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Guru, How-to Tips from Industry Experts: Tips for Maximum Gang Saw Performance
Industry veterans share insights on how to get the most out of your gang saw and ways to avoid common problems when operating them.

By Marty Fox and Bryan Uzzle
Date Posted: 7/1/2018

Brewer Machine and Parts has gained significant insight into gang saws through 50 years of manufacturing and helping customers overcome obstacles. This experience can be valuable not only in solving operational issues but potentially preventing them entirely.

The challenge we most often encounter is when customers struggle to balance short-term versus long-term production goals. If impressive daily output is gained by neglecting preventative maintenance, untimely replacement of worn components or exceeding equipment capacity, then profitability will be harmed through premature equipment failures, unplanned downtimes and reduced equipment lifespan.

Another common administrative error is not allowing a sufficient learning curve when introducing new machines into operations. Productivity plans should include a gradual increase while operators and maintenance crews get to know the equipment.

Since safety should be a priority of every business, employees should be taught and trained to comply with all safety decals and operator manuals. Before any maintenance procedures are performed, blades and motors must come to a complete stop; safeguards should never be removed before lockout-tagout is executed. Operators and maintenance staff should be trained to know when components become worn and require attention or replacement. These steps will not only reduce the risk of injury but also aid profitability through greater operating efficiencies and quality products.

Correct top roll pressure is critical to daily operations.  The pressure must be set low enough to firmly feed, hold the wood securely in the cut, keep the wood from chattering, and eliminate kick-back.  However, if the rolls are adjusted too low, they will lay over blades, cut boards and jam the saw. First, make sure the bottom of the top infeed rolls and the planer head is level with the top of the material. Then adjust the top infeed rolls to 1/8-inch below the planer knives and the three top outfeed rolls to 1/4-inch, then 1/8-inch and 1/8-inch in order exiting the saw. Resist the urge to minimize scrap by running undersized material. These steps will increase usable output and reduce the risk of premature failure or breakage of expensive arbors and rolls.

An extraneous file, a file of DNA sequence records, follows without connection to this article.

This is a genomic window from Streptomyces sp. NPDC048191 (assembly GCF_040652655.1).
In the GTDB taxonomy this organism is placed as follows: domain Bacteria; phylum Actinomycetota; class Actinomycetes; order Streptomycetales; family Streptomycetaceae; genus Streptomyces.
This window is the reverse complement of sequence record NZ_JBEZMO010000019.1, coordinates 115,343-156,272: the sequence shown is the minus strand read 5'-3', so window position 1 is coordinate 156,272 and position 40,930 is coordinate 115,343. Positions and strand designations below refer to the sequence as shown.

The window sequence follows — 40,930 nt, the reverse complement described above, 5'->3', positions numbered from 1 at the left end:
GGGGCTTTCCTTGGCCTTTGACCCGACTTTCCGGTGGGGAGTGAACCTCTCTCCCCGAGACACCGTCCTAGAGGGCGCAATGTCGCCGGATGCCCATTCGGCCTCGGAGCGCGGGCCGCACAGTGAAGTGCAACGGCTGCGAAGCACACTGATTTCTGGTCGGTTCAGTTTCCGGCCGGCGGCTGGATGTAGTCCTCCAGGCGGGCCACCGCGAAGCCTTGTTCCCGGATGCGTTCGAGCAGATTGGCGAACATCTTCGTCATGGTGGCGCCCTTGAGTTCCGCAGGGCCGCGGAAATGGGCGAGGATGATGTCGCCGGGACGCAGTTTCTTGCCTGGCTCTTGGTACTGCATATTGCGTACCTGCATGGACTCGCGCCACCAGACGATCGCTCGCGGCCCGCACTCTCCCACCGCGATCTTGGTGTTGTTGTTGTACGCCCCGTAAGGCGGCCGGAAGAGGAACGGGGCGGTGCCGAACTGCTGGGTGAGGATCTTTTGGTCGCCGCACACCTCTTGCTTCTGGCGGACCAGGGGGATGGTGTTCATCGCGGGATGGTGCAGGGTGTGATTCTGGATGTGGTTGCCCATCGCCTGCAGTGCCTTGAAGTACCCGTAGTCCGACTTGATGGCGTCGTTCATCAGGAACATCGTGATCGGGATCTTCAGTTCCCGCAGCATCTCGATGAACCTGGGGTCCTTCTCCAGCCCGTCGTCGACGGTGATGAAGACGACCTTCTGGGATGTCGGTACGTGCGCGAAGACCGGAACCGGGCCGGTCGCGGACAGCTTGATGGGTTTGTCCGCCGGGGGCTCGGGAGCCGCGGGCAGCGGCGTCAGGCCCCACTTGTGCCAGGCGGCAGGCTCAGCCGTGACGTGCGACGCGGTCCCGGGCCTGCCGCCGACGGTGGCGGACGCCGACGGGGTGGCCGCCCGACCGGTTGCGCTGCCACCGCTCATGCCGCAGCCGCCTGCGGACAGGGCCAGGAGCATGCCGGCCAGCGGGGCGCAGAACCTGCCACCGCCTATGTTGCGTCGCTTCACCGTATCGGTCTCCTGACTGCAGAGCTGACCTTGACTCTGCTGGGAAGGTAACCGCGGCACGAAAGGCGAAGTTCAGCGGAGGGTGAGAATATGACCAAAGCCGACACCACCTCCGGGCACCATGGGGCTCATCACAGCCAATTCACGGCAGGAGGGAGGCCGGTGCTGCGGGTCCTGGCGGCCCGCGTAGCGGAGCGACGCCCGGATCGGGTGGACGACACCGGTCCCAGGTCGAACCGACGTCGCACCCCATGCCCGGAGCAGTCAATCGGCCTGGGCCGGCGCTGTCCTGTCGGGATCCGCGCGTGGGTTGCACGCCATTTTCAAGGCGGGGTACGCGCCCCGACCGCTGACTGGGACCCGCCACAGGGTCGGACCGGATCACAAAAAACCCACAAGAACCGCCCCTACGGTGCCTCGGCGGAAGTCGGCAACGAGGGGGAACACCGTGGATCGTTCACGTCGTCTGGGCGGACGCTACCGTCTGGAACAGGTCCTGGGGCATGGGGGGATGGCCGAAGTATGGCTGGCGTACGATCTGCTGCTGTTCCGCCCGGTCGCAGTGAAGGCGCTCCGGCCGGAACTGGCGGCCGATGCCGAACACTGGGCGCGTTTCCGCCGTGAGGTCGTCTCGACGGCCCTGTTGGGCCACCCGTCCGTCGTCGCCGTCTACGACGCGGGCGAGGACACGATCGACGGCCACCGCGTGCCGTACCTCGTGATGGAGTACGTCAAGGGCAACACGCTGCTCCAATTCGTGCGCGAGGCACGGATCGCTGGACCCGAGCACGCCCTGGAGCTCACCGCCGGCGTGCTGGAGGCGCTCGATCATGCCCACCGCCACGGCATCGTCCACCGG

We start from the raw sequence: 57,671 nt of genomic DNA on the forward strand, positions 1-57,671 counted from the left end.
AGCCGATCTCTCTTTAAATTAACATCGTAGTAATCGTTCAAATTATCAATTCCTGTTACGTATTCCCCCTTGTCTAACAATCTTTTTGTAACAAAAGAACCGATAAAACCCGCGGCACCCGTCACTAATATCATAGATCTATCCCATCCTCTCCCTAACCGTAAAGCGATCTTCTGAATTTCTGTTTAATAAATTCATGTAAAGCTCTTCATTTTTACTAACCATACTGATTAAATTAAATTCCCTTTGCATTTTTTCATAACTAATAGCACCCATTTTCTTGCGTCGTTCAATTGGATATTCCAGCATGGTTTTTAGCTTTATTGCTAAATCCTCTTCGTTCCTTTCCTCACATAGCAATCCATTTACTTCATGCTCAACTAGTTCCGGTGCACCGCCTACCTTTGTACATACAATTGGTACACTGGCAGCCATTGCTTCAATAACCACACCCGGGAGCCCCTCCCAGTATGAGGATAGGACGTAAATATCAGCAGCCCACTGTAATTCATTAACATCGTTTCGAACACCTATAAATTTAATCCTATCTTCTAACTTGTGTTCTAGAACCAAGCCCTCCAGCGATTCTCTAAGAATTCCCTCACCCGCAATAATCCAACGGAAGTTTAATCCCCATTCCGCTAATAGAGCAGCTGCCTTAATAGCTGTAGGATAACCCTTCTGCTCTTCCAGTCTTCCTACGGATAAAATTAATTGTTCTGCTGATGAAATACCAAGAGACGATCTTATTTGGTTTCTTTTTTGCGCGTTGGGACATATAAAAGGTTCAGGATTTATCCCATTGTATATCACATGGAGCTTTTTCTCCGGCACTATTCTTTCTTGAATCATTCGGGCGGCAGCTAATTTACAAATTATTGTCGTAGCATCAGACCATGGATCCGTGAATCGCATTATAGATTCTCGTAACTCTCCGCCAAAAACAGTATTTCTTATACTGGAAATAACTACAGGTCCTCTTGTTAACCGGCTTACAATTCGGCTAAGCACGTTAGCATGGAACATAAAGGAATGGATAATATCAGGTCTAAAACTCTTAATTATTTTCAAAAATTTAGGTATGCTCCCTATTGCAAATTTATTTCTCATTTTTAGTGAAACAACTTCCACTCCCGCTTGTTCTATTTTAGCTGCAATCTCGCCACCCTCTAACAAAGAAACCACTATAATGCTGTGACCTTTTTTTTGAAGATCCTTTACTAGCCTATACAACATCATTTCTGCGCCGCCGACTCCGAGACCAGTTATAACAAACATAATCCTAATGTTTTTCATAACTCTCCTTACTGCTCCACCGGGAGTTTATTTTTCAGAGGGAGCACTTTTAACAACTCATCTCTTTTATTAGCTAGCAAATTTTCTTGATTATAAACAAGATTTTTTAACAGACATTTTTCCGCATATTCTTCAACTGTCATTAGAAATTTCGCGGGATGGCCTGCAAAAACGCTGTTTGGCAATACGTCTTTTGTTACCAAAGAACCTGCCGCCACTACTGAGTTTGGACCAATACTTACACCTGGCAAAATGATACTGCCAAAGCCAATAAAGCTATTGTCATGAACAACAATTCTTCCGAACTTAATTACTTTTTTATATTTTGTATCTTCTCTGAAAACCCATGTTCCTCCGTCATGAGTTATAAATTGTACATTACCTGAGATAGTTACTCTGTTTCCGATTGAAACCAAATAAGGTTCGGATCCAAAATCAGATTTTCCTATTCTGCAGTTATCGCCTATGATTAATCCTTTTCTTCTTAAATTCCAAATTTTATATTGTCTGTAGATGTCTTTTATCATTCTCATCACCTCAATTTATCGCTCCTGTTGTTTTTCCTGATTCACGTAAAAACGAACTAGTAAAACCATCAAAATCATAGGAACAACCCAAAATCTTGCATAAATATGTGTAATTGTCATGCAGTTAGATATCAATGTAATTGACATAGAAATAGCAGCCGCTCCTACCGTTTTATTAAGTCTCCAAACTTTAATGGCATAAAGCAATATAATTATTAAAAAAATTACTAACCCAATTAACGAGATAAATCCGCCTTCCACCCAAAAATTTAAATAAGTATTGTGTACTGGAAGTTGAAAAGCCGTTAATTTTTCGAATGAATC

Infeed rolls are canted towards the fence to properly align the wood going into the saw. Outfeed rolls are square with the fence to keep the sawn portion of boards from squeezing the outfeed side of the blade.  Do not break the bearing shim welds, which are completed during factory testing, or misalignment will result. Should this occur, consult the operator’s manual or the manufacturer for realignment.

Trying to save money by not replacing worn rolls will actually cost you more. Rolls will wear quicker next to the fence, causing wood to feed towards the larger diameter and resulting in scrapping the inside board. Sawn wood can also be pulled back into the blade when traction on outfeed rolls is diminished. If material size allows it, flipping worn rolls will place the larger diameter against the fence, extending roll life as much as two times. Once this option is exhausted, it will be necessary to replace rolls.

Spacers should be carefully handled, monitored and stored. Despite being made of steel or aluminum, they are fragile and easily damaged.  Blemishes, dents, warps, burrs and rust can cause blades to quickly loosen, resulting in wobble, vibration, wider kerf, bore wear and arbor bowing.   

Blade tolerances should be closely maintained not only for quality cuts but also to avoid unnecessary machine wear. Tip-to-body from side-to-side should be within 0.002-inch of each other.  Strobes from body-to-edge should be approximately 0.010-inch less than the distance from body-to-tip of saw tooth.

Monitor the amp meter, if supplied, for planer and arbor motors. When amp draw increases more than normal, blades should be immediately replaced.  If amp meters are not available, blades should be replaced a minimum of every eight hours of running time.

When the saw is running at peak performance, operators hesitate to stop  to clean and remove debris. However, if slivers of wood are allowed to build up, pressure on feed rolls can cause alignment problems, resulting in poor quality materials, unplanned downtime, and unbudgeted repair costs. The number of times per day that debris must be blown out of the saw depends on the strength of your dust removal system.  All moving parts, such as bearings, rolls, arbors, etc., should be reviewed for debris build-up and cleaned accordingly. 

Excluding labor, machines are the highest cost associated with running a mill. Utilizing the above tips is a great start to protect this investment. Contact a Brewer representative at 800-345-6516 for more ideas to maximize your company’s success.

Editor’s Note: Marty Fox is a senior sales representative for Brewer Machine and Parts, and Bryan Uzzle is a master builder. If you have questions about this article, contact Marty or Bryan at (800) 345-6516.

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Maximizing Gang Saw Production